• Mind Screw: Viewing the memories of victims tends to lead into this. Especially when Daniel's memories start mixing with them. And then the screwiness starts to happen outside the memories.
  • Multiple Endings: The game has two endings, based entirely on the final choice you make in the game. Namely, whether to allow Adam (or, rather, the Adam A.I.) to merge with your mind so he can survive, or to reject him.
  • My Greatest Failure: Near the end of the game Daniel relives the moments that led him to become so estranged with the real Adam. After his wife was diagnosed with a normally incurable disease, Daniel on his wife's wishes didn't go through with giving her augments that increased her chances of living. After his wife passed away, Dan got into an accident, and in order to continue supporting Adam, accepted augments. This caused Adam to grow to hate Dan for this hypocrisy. This is one of the main points the Adam A.I. uses to try to convince Dan to merge minds with him.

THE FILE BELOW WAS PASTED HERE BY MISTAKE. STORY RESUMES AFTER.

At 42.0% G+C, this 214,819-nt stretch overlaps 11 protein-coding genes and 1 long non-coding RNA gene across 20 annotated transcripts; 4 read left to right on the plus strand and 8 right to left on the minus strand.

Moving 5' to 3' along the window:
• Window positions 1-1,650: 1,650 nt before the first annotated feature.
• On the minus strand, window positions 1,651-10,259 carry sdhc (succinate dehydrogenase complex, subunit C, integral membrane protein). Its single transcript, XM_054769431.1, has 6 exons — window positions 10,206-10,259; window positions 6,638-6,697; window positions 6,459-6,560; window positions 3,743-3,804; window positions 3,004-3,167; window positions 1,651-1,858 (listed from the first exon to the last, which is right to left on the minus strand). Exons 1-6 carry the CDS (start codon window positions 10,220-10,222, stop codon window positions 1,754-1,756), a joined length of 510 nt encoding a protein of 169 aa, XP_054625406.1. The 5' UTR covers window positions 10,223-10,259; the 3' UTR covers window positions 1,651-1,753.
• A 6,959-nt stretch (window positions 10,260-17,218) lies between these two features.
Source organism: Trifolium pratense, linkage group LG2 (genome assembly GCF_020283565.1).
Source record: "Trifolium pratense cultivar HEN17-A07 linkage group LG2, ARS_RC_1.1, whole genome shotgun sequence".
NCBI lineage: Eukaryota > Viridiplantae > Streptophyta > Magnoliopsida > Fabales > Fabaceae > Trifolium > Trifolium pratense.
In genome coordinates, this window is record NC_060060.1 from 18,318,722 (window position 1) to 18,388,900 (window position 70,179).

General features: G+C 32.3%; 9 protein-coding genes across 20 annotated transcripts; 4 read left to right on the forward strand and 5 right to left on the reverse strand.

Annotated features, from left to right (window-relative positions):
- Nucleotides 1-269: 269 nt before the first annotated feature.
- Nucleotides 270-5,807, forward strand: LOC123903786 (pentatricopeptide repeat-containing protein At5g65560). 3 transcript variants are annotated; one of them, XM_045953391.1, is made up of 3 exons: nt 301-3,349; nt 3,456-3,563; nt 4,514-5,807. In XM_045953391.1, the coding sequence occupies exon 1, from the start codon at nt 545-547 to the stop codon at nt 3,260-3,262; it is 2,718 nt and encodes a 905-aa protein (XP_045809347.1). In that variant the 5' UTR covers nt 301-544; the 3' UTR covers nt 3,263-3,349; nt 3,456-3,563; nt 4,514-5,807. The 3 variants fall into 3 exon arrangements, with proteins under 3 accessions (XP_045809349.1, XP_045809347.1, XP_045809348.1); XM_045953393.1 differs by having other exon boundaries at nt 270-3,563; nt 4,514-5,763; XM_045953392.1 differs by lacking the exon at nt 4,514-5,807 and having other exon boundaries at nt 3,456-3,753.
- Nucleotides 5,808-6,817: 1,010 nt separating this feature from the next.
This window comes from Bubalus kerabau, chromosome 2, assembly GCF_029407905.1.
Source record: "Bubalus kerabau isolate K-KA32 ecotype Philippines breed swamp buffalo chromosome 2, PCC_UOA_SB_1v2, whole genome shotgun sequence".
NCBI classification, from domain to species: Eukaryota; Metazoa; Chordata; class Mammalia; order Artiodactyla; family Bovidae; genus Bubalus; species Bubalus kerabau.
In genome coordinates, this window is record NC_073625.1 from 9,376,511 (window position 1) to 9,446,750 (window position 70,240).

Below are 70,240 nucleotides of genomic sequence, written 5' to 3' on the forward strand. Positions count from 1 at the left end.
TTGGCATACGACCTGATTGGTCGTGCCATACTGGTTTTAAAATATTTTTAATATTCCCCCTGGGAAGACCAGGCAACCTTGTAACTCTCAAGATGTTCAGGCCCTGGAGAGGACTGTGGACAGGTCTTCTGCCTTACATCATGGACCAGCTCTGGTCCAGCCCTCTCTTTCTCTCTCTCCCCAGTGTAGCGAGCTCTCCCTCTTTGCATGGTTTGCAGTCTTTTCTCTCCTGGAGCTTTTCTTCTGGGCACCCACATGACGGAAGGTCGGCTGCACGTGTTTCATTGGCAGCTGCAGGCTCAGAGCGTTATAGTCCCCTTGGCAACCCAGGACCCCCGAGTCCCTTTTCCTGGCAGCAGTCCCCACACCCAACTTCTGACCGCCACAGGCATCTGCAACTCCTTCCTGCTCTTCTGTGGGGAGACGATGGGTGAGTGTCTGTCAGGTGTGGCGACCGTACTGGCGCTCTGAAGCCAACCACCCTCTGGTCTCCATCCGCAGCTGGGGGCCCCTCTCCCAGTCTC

• Non-Action Guy: The game is a detective game, not a shooting game. Dan mentions offhand that "they don't even let us carry guns anymore," as apparently Observers are prone to psychotic breaks.
  • Ominous Visual Glitch: All over the damn place. It doesn't help that Augmented Reality seems to be ubiquitous, turning even a crappy apartment complex into a light show. Also at times happens to Daniel's vision, indicating when he needs to take more Syncrozene.